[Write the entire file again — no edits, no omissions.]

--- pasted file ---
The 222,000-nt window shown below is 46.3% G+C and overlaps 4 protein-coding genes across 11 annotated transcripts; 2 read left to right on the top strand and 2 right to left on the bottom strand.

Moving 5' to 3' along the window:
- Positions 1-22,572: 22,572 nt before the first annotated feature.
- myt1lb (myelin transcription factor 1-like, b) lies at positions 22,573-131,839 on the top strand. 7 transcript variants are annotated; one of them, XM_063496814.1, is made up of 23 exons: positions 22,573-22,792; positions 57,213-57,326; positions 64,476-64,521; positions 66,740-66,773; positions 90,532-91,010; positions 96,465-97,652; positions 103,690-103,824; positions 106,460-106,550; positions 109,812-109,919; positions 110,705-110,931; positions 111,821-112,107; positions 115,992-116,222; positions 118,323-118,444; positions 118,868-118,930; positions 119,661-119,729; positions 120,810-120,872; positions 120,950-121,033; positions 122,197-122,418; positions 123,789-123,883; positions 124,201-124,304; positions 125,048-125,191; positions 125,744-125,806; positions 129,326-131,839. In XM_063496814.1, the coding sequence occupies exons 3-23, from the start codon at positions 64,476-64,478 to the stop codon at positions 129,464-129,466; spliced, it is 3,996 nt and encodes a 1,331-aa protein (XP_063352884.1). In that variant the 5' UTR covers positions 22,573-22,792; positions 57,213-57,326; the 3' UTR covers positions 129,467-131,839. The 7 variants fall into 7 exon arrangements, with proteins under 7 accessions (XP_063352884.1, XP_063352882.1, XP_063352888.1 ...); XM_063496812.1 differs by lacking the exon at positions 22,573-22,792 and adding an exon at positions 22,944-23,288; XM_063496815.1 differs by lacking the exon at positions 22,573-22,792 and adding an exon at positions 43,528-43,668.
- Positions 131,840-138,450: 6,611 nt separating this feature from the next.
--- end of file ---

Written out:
The 222,000-nt window shown below is 46.3% G+C and overlaps 4 protein-coding genes across 11 annotated transcripts; 2 read left to right on the top strand and 2 right to left on the bottom strand.

Moving 5' to 3' along the window:
- Positions 1-22,572: 22,572 nt before the first annotated feature.
- myt1lb (myelin transcription factor 1-like, b) lies at positions 22,573-131,839 on the top strand. 7 transcript variants are annotated; one of them, XM_063496814.1, is made up of 23 exons: positions 22,573-22,792; positions 57,213-57,326; positions 64,476-64,521; positions 66,740-66,773; positions 90,532-91,010; positions 96,465-97,652; positions 103,690-103,824; positions 106,460-106,550; positions 109,812-109,919; positions 110,705-110,931; positions 111,821-112,107; positions 115,992-116,222; positions 118,323-118,444; positions 118,868-118,930; positions 119,661-119,729; positions 120,810-120,872; positions 120,950-121,033; positions 122,197-122,418; positions 123,789-123,883; positions 124,201-124,304; positions 125,048-125,191; positions 125,744-125,806; positions 129,326-131,839. In XM_063496814.1, the coding sequence occupies exons 3-23, from the start codon at positions 64,476-64,478 to the stop codon at positions 129,464-129,466; spliced, it is 3,996 nt and encodes a 1,331-aa protein (XP_063352884.1). In that variant the 5' UTR covers positions 22,573-22,792; positions 57,213-57,326; the 3' UTR covers positions 129,467-131,839. The 7 variants fall into 7 exon arrangements, with proteins under 7 accessions (XP_063352884.1, XP_063352882.1, XP_063352888.1 ...); XM_063496812.1 differs by lacking the exon at positions 22,573-22,792 and adding an exon at positions 22,944-23,288; XM_063496815.1 differs by lacking the exon at positions 22,573-22,792 and adding an exon at positions 43,528-43,668.
- Positions 131,840-138,450: 6,611 nt separating this feature from the next.